Liquefaction Hinders Reconstruction from Noto Quake; Japan’s Central Government Plans to Boost Support

The Yomiuri Shimbun
Liquefaction caused roads to swell, leaving buildings and utility poles tilted in the Osaki area of Kahoku, Ishikawa Prefecture on April 4.

KANAZAWA — Damage from liquefaction is causing serious problems for the recovery efforts in four prefectures struck by the Jan. 1 earthquake on the Noto Peninsula.

Liquefaction occurs when particles of sand and other materials that make up the ground are loosened due to strong shaking, mingle with water within the ground, and liquefy. Buildings that sank together with their foundations will require a great deal of work, including reinforcement of the ground, and boundaries will need to be redetermined for land where the ground shifted significantly.

Local authorities have been unable to keep up with the demand, and the central government plans to step up its assistance for affected people in cooperation with local governments struck by the earthquake.

A residential street swelled in the Osaki area of Kahoku, Ishikawa Prefecture, and utility poles and houses were tilted. About 760 households live in the area, and a total of 308 disaster certificates had been issued as of April 1. Of those, 155 were recognized as “partially destroyed.” Most of the damage was caused by liquefaction.

The earthquake shifted the two-story wooden house of Katsunori Nakamura, a 62-year-old self-employed man, by about 1.5 meters, and caused the entire building to sink with its foundation, resulting in what was deemed “large-scale partial damage.” Elevation of the ground caused the garden, fence and stone steps to the entrance to collapse.

Nakamura decided not to evacuate because damage to the house itself was minimal. He lives there with his family after repairing water pipes, but cannot make up his mind to rebuild the house. It will take time and money to determine the borders of the shifted land and repair the foundation, but exactly how much remains unknown.

“It will require a tremendous amount of money to repair or rebuild the house. I need information about what kinds of construction methods are available and how much assistance I can get from the authorities,” Nakamura said.

The Yomiuri Shimbun
Katsunori Nakamura, a resident of Kahoku, Ishikawa Prefecture, examines a damaged street in front of his house on April 4.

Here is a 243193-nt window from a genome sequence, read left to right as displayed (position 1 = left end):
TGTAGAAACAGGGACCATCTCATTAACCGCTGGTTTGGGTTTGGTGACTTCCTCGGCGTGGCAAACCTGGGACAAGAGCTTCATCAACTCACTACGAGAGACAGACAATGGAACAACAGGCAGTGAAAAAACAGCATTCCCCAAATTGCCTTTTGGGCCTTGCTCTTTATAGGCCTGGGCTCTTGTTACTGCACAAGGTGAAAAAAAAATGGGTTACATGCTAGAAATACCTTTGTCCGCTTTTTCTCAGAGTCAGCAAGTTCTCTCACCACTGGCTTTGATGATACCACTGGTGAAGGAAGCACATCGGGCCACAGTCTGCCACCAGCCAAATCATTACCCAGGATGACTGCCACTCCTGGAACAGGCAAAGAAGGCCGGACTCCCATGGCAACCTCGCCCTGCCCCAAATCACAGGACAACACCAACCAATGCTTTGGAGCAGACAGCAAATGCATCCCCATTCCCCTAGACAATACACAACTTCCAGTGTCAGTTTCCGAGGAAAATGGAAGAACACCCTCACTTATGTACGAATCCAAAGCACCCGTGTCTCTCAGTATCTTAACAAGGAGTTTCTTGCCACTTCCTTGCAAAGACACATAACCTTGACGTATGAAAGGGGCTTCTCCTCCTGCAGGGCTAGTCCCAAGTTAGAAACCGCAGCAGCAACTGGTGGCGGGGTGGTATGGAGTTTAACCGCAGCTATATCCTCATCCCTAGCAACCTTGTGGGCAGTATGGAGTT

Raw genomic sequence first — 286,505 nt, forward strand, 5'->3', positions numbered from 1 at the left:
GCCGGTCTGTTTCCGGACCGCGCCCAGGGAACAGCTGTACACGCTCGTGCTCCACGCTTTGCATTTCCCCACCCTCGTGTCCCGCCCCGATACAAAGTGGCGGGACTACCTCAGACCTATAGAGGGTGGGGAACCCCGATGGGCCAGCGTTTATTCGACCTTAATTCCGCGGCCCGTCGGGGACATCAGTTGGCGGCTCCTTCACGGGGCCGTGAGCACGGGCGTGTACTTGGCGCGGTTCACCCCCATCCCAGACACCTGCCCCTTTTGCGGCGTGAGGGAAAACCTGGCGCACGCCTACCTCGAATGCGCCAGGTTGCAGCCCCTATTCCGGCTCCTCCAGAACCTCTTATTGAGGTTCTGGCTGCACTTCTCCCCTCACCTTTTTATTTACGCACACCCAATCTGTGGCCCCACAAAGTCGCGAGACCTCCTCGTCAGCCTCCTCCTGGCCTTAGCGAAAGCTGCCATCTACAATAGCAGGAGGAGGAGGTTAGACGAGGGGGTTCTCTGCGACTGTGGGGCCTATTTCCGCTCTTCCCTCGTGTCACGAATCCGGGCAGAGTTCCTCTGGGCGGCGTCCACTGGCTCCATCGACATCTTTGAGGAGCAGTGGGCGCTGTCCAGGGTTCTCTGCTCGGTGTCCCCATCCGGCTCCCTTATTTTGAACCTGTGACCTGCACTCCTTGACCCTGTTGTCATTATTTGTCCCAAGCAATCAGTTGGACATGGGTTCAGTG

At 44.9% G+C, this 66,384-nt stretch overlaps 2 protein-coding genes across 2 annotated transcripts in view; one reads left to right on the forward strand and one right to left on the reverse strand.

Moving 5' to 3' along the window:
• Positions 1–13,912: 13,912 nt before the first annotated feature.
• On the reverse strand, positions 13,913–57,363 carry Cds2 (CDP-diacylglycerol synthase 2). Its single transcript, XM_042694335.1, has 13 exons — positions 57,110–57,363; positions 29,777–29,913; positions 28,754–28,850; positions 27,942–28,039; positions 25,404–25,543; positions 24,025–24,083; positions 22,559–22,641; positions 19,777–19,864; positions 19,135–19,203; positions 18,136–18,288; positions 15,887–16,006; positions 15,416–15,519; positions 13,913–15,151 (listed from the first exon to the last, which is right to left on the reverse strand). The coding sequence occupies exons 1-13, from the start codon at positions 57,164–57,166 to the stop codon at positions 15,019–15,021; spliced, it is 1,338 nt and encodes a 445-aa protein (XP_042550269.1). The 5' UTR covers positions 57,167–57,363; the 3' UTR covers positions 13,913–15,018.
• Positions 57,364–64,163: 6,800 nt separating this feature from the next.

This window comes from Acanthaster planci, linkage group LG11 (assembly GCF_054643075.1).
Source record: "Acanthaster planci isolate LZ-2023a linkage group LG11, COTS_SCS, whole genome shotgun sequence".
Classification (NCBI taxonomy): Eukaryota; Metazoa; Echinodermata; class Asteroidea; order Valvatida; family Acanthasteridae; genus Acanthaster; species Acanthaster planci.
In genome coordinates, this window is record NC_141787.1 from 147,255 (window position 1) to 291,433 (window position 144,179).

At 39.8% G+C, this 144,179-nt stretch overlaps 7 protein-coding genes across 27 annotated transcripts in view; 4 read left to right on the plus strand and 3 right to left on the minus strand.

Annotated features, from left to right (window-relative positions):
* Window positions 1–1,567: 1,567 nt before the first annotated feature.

According to the Land, Infrastructure, Transport and Tourism Ministry, 15,000 houses in three prefectures had been damaged by liquefaction resulting from the Noto Peninsula Earthquake as of the end of February — 3,500 in Ishikawa Prefecture, 2,000 in Toyama Prefecture and 9,500 in Niigata Prefecture. There are also some cases in Fukui Prefecture. The full scale of the damage in northern Noto Peninsula, including the cities of Wajima and Suzu, remains unknown, so the scale of liquefaction damage is expected to further expand.

The Kahoku city government is considering establishing its own aid program, but it has yet to draw up specific measures. It plans to hold explanatory sessions for residents and take surveys to seek their opinions. However, there are some challenges to be addressed, a city official said.

“The quake changed land boundaries and the height of residential lands, so it’s difficult to decide what criteria to use,” said the head of the city government’s urban construction section. “We don’t have enough personnel or expertise.”

The land and infrastructure ministry is checking the damage and examining geological features of the sites where liquefaction took place, in cooperation with local governments. It plans to give advice on necessary measures, such as comprehensive ground reinforcement in residential areas around public facilities.

“It will take time to reinforce the ground by doing the necessary construction in large blocks of land, and residents’ agreement is also necessary to start work,” said a senior official of the land and infrastructure ministry. “We’ll determine what measures will be effective in keeping with individual situations and extend support for reconstruction while exchanging information with local governments.”